Bill 148 Regulations now published. (And what you should know!)
Issued December 2017
Bill 148, the Fair Workplaces, Better Jobs Act, 2017, introduces significant amendments to Ontario’s Employment Standards Act (“ESA”) and Labour Relations Act (“LRA”), and limited amendments to the Occupational Health and Safety Act. Most of the amendments come into force on January 1, 2018.
The Government of Ontario recently published several regulations under the amended acts. This briefing note summarizes the most significant regulations.
For assistance preparing your workplace for Bill 148, contact Sherrard Kuzz LLP.
EMPLOYMENT STANDARDS ACT
Construction Employees (O Reg 526/17: Exemptions, Special Rules and Establishment of Minimum Wage -Amending O Reg 285/01)
The regulations make significant amendments to the entitlement to personal emergency leave (“PEL”) and vacation pay and public holiday pay.
A construction employee working in the construction industry will be exempt from the public holiday provisions of the ESA where the employee receives:
At least 7.7% of his or her hourly wage for vacation pay or holiday pay, if the employee’s period of employment is less than five years.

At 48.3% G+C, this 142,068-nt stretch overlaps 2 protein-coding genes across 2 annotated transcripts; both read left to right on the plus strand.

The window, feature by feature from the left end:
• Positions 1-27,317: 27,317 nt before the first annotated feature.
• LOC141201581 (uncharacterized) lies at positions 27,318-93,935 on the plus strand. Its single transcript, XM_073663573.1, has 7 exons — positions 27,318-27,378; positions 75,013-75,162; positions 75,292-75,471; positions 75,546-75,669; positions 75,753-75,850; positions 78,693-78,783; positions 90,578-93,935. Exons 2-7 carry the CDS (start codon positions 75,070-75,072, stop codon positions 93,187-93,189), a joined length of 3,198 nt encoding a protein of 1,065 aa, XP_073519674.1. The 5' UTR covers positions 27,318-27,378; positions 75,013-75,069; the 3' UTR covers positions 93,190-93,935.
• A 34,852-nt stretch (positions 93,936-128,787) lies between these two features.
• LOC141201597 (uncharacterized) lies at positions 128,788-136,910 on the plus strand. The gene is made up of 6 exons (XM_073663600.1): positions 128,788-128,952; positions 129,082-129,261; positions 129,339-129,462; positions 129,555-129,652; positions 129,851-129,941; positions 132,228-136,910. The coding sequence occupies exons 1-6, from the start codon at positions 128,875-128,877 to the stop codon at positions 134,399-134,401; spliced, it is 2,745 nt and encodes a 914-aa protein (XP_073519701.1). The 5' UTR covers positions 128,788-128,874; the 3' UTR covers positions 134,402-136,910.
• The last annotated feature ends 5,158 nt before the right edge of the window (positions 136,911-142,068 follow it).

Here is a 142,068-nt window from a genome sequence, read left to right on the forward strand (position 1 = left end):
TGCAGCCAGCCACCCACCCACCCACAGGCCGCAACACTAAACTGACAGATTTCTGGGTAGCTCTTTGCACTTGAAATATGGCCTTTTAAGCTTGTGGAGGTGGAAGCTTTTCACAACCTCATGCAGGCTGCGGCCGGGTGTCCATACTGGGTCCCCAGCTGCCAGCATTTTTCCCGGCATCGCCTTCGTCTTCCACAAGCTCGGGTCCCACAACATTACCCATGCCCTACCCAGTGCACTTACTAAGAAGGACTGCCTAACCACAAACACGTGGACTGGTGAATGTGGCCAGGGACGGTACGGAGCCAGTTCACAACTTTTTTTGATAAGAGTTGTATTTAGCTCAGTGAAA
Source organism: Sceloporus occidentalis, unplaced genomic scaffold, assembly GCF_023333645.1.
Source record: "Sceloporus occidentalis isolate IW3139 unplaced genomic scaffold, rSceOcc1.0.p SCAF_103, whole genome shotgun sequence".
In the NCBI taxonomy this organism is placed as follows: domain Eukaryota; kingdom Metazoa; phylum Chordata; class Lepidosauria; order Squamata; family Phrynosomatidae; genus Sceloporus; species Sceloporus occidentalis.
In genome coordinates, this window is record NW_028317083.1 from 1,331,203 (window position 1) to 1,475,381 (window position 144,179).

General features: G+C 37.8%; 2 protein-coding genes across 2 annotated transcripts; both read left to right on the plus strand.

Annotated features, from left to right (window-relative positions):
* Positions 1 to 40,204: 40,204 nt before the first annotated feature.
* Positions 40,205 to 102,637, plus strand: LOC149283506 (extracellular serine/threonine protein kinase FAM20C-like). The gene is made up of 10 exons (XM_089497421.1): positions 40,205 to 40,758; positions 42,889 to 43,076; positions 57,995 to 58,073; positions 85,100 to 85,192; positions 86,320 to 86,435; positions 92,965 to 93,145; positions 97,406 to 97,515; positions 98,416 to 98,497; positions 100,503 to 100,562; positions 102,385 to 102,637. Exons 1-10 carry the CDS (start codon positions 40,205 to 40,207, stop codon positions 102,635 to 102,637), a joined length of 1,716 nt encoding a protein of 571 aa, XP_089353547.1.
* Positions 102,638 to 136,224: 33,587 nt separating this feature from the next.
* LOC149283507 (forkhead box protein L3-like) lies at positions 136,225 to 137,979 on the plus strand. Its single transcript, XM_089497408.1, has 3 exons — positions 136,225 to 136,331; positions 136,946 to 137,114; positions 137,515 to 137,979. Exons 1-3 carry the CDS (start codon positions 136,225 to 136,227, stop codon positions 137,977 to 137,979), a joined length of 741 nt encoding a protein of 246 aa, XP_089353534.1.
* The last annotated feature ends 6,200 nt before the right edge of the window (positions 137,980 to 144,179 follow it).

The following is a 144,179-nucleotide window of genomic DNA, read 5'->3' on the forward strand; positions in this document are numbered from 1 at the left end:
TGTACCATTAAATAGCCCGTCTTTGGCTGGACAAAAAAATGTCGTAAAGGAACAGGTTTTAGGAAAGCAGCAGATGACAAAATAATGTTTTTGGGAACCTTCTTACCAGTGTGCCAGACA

At least 9.7% of his or her hourly wage for vacation pay or holiday pay, if the employee’s period of employment is five years or more.
In addition, a construction employee working in the construction industry who receives at least 0.8% of his or her hourly wage for personal emergency pay will not be entitled to receive two paid PEL days. However, the employee will continue to be entitled to receive ten (10) unpaid PEL days.
Automotive Sector (O Reg 530/17: Terms and Conditions of Employment in Defined Industries – Automobile Manufacturing, Automobile Parts Manufacturing, Automobile Parts Warehousing and Automobile Marshalling – Amending O Reg 291/01)
In the late Fall of 2016, the Government of Ontario enacted a regulation which amended the PEL provisions of the ESA for the automobile manufacturing, automobile parts manufacturing, automobile parts warehousing, and automobile marshalling industries (the “Automotive PEL Regulation”). The Automotive PEL Regulation removed bereavement leave as a basis for PEL and added a separate bereavement leave entitlement to the ESA, providing an employee up to three unpaid bereavement leave days in the event of the death of a prescribed family member. The total number of PEL days was reduced to seven days to account for this bereavement leave.
The Automotive PEL Regulation will continue to apply to these employees. However, it has been amended to: